Ion scattering spectroscopy (ISS) is normally considered a non-destructive technique for surface analysis, while secondary ion mass spectrometry (SIMS) is intrinsically destructive. However, both SIMS and ISS use similar primary beams in the kilo-electron-volt region to perform surface analysis. Although energies and projectile mass are chosen in order to minimize or maximize sputtering for each technique, care should be taken when ISS is performed. Indeed, while sputtering is essential for SIMS, it is unwelcome in ISS. In this paper, we discuss how sputtering may become possible by light ions in the energy range of some 100 eV to some keV. We describe the mechanisms and threshold energies, what is preferential sputtering and how large the absolute value of the sputtering yields should be. We also give details about the emission anisotropy of the sputtered particles for single crystals. Finally, we suggest a way to evaluate the erosion rate under typical ISS conditions and we present examples of He + and Ar+ on a Ba target.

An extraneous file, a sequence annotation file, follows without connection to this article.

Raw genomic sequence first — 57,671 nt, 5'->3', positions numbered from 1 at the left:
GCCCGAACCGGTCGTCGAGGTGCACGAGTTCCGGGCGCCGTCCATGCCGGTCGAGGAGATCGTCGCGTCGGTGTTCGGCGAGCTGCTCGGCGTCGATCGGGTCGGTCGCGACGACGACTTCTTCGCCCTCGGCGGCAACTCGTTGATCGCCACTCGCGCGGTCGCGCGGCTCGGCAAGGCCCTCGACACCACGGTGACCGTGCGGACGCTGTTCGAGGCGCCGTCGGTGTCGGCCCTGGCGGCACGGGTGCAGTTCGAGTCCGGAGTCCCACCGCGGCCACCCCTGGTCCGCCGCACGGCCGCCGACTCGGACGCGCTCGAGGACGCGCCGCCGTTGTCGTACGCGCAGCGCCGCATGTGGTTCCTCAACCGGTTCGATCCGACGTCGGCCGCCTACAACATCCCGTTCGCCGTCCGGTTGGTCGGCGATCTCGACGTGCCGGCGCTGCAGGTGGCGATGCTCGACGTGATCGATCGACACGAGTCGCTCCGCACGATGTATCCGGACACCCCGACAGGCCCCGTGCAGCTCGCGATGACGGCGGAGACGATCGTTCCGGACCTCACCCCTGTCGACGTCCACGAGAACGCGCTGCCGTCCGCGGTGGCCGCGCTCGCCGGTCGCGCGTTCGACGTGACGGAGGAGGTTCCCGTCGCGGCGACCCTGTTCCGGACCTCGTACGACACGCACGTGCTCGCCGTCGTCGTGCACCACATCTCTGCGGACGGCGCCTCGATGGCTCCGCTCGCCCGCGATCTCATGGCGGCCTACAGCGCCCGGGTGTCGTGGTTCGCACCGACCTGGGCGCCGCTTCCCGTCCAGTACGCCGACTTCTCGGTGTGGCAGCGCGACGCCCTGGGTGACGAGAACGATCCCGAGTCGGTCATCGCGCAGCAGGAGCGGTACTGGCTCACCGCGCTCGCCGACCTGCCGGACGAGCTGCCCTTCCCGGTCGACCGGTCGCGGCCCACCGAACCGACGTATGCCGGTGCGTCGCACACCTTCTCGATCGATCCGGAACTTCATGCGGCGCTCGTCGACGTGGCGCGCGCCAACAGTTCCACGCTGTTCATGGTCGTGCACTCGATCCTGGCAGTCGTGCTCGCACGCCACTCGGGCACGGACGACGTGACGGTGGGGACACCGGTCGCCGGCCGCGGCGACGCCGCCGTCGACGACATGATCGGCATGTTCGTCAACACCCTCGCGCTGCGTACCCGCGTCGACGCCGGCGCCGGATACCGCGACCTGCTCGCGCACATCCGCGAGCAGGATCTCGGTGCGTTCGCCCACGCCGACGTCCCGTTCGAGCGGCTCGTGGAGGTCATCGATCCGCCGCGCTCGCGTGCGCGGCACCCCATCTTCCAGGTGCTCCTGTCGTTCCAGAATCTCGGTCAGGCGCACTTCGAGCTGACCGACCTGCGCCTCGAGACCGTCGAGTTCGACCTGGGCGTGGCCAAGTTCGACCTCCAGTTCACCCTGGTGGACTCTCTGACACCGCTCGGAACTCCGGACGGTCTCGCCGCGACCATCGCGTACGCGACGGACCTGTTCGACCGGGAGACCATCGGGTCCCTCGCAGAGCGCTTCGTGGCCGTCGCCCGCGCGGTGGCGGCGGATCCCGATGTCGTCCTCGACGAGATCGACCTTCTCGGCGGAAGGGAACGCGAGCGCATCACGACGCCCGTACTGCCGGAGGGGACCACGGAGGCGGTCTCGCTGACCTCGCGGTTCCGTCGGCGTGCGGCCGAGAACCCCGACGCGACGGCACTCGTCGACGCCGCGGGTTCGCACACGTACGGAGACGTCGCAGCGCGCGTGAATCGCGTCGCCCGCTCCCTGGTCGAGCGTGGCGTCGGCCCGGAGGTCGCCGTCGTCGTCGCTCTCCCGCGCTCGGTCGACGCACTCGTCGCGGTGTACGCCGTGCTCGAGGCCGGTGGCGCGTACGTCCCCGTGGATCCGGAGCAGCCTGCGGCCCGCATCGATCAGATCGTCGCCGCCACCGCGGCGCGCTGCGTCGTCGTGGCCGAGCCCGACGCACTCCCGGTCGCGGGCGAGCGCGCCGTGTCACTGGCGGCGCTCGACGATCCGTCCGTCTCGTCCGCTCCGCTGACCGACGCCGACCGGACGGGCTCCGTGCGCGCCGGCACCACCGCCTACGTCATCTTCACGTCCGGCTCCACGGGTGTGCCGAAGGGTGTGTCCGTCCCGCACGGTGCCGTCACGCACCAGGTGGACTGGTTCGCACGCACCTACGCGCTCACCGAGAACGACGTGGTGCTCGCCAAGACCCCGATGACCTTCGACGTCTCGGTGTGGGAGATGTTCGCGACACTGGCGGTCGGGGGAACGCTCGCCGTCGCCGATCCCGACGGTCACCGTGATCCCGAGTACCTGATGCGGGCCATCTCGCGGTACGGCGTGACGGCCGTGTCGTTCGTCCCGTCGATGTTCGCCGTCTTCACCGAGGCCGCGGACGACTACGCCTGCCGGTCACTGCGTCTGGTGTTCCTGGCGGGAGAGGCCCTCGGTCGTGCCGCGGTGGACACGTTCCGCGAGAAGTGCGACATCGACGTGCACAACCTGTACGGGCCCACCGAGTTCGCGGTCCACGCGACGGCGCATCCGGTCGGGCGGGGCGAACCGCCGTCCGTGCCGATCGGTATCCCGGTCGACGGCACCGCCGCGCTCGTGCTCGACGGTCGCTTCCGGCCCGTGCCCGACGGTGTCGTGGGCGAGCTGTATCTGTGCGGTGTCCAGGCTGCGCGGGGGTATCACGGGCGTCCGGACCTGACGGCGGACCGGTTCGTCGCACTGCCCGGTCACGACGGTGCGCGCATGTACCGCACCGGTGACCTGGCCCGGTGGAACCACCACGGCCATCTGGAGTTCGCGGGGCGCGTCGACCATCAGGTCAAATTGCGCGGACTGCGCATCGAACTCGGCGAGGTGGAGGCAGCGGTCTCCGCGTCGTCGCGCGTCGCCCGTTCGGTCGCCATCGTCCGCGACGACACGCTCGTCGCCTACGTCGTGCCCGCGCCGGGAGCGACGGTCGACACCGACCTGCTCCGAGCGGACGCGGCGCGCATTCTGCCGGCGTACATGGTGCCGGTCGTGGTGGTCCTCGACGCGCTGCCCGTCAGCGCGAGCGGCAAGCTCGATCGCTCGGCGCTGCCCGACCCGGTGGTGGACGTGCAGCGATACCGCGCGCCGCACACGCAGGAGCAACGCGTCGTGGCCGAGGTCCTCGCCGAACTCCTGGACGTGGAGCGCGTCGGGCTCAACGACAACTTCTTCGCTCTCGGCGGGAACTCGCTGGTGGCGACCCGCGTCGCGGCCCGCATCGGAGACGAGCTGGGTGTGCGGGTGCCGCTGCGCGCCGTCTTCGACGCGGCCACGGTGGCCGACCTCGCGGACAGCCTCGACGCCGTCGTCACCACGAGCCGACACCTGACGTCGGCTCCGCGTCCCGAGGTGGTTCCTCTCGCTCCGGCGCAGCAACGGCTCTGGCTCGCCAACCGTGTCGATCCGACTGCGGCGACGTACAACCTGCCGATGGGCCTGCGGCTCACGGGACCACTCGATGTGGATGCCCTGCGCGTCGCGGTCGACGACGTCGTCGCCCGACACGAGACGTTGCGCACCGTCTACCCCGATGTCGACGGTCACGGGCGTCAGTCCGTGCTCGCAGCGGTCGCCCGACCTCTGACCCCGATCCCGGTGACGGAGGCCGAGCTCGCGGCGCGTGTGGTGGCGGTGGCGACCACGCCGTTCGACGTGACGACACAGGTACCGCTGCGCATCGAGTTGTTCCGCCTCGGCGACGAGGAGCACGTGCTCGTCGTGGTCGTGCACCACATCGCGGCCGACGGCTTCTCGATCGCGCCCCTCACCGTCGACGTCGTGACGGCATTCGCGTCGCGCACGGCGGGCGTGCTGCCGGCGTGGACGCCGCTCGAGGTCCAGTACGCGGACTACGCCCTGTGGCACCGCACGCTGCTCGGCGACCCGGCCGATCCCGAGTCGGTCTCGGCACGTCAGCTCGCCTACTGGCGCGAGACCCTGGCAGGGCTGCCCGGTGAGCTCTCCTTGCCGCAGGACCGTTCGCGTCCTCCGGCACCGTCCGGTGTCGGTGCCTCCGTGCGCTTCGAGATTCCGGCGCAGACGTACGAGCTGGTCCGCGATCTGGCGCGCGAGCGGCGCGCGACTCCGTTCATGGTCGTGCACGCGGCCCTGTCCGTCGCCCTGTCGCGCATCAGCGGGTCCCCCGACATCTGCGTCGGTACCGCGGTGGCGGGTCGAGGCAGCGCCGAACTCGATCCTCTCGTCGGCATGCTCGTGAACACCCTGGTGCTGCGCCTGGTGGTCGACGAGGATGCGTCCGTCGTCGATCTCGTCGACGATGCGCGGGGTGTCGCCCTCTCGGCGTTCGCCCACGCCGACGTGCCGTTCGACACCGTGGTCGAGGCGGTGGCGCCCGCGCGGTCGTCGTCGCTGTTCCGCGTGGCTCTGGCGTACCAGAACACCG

|Number of pages||10|
|Journal||Nuclear Instruments and Methods in Physics Research Section B: Beam Interactions with Materials and Atoms|
|Publication status||Published - 1 Aug 2004|
- Atom emission
- Atom-solid interactions